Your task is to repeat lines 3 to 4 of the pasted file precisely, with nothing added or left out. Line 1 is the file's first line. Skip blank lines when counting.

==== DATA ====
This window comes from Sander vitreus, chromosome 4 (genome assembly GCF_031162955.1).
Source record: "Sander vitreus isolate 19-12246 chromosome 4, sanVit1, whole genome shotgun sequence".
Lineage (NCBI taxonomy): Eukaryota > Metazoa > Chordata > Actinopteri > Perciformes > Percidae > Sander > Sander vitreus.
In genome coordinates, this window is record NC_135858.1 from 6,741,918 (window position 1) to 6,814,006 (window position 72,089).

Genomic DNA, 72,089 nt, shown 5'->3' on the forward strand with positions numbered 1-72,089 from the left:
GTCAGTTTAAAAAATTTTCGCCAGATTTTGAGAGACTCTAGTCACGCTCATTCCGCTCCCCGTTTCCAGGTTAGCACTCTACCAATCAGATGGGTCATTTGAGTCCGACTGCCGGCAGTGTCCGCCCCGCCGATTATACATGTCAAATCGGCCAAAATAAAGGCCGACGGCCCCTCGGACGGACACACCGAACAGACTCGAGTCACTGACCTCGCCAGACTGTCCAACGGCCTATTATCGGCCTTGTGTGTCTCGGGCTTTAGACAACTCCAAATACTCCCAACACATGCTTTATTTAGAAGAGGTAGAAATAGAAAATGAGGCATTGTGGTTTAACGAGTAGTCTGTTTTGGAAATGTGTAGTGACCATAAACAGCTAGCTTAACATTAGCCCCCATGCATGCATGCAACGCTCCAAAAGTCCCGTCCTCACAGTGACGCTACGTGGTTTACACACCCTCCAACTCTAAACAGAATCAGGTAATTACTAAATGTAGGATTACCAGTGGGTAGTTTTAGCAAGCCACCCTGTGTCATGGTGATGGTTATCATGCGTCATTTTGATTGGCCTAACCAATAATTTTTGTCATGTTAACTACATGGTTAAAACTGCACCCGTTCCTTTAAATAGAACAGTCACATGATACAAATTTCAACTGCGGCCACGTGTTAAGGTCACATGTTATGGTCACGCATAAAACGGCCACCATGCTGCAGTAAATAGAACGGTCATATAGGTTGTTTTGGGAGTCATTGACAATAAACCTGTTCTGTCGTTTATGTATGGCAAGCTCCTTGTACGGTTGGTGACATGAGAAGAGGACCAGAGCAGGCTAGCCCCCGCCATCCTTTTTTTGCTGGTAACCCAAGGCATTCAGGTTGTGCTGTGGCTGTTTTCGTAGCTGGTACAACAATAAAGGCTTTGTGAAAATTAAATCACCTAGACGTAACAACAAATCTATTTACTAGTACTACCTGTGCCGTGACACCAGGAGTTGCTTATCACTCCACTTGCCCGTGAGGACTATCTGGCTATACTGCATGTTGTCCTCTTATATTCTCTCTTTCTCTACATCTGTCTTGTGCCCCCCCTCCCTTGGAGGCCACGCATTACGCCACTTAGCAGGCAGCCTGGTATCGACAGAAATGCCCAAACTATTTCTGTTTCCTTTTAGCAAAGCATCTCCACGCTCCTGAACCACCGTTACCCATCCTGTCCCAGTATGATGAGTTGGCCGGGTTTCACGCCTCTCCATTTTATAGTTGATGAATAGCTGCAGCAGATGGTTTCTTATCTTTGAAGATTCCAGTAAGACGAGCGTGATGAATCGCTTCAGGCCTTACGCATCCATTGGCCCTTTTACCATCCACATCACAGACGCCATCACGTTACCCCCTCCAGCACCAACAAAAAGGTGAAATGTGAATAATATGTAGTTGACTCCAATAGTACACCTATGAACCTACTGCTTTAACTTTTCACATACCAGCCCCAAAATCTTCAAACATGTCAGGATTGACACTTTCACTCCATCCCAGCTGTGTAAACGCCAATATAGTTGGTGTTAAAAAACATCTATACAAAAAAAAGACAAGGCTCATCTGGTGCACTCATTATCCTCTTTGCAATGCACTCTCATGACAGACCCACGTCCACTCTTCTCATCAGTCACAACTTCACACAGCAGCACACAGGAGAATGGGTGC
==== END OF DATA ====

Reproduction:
Lineage (NCBI taxonomy): Eukaryota > Metazoa > Chordata > Actinopteri > Perciformes > Percidae > Sander > Sander vitreus.
In genome coordinates, this window is record NC_135858.1 from 6,741,918 (window position 1) to 6,814,006 (window position 72,089).